Though a Democrat, Fine sounds like an interesting and sympathetic fellow: A heavily-tattooed recovering cocaine addict elected to Houston’s “drug court” in 2008. He seems like the sort of person you would want to wish well. But a compelling life-story doesn’t get you a pass on blatant judicial activism. The Constitution itself makes repeated reference to the fact that no United States citizen can be deprived of life “without due process of law,” which says that they can be deprived of life with due process of law; otherwise the Constitution would merely that that they could not be deprived of life, period. The death penalty was legal in every state after the Constitution was ratified, and the Supreme Court has reaffirmed the basic constitutionality of the death penalty in every related case it has heard since Gregg vs. Georgia in 1976.
Certainly the issue of the death penalty is troubling, as there are few fates worse than being unjustly executed by the state. However, trial by jury is probably the least corrupt of America’s democratic institutions, and the criminal appeals process is far more heavily weighted toward letting the guilty go free than executing the innocent. Moreover, application of the death penalty would rank pretty far down the list of innocent people killed by the federal government; indeed, I feel confident in stating that fewer innocent men and women have been executed by the death penalty than were killed by the ATF under the Clinton Administration. And when you examine the details of cases that anti-death penalty crusaders say prove that innocent people have been executed, you find out that those same people frequently lie, and in many cases the accused was as guilty as sin. I don’t think there’s any question that the number of murders committed by ex-cons foolishly released or paroled exceeds people executed who were not guilty of the crimes for which they were executed by several orders of magnitude.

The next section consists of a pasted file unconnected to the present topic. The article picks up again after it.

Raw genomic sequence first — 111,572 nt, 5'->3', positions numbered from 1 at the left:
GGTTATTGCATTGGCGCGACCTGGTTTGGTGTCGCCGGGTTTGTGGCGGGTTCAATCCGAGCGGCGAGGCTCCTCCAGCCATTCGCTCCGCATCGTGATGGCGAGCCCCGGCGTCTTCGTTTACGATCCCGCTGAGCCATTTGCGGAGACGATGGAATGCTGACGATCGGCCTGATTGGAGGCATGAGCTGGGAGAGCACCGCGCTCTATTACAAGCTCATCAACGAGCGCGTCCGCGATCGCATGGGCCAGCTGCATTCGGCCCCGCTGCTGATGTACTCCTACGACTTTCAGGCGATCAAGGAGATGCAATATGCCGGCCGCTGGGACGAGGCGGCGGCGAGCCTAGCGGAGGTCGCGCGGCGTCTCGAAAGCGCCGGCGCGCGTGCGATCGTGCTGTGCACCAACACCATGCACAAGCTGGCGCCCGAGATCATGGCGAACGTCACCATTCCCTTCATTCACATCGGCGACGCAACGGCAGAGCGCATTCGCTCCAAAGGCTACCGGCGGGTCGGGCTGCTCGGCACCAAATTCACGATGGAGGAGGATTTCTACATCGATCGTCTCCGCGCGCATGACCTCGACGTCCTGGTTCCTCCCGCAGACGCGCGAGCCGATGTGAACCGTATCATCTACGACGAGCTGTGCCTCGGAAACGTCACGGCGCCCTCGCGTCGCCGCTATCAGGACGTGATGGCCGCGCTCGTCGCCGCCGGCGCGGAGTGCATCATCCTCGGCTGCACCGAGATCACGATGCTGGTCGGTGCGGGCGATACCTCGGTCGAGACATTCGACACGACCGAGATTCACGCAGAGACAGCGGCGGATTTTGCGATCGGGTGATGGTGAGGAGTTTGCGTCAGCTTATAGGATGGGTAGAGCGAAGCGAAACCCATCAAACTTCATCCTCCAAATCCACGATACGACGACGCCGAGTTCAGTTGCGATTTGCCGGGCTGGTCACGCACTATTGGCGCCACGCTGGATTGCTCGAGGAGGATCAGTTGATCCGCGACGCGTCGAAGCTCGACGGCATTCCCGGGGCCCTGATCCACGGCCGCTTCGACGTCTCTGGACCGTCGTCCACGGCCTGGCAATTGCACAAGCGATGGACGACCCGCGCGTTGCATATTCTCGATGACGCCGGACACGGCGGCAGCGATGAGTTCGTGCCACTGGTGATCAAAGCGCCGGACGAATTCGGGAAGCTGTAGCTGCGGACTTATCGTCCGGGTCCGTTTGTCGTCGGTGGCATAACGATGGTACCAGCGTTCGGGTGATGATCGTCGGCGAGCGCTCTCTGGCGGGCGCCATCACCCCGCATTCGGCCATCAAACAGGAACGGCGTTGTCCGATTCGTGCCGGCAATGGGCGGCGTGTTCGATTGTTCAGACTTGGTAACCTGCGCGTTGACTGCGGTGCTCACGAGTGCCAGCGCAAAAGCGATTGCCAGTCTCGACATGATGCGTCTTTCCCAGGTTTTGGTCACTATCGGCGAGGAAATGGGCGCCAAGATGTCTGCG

If men were angels we would need no laws. The death penalty should only be applied judiciously, but it is constitutional, and should be applied.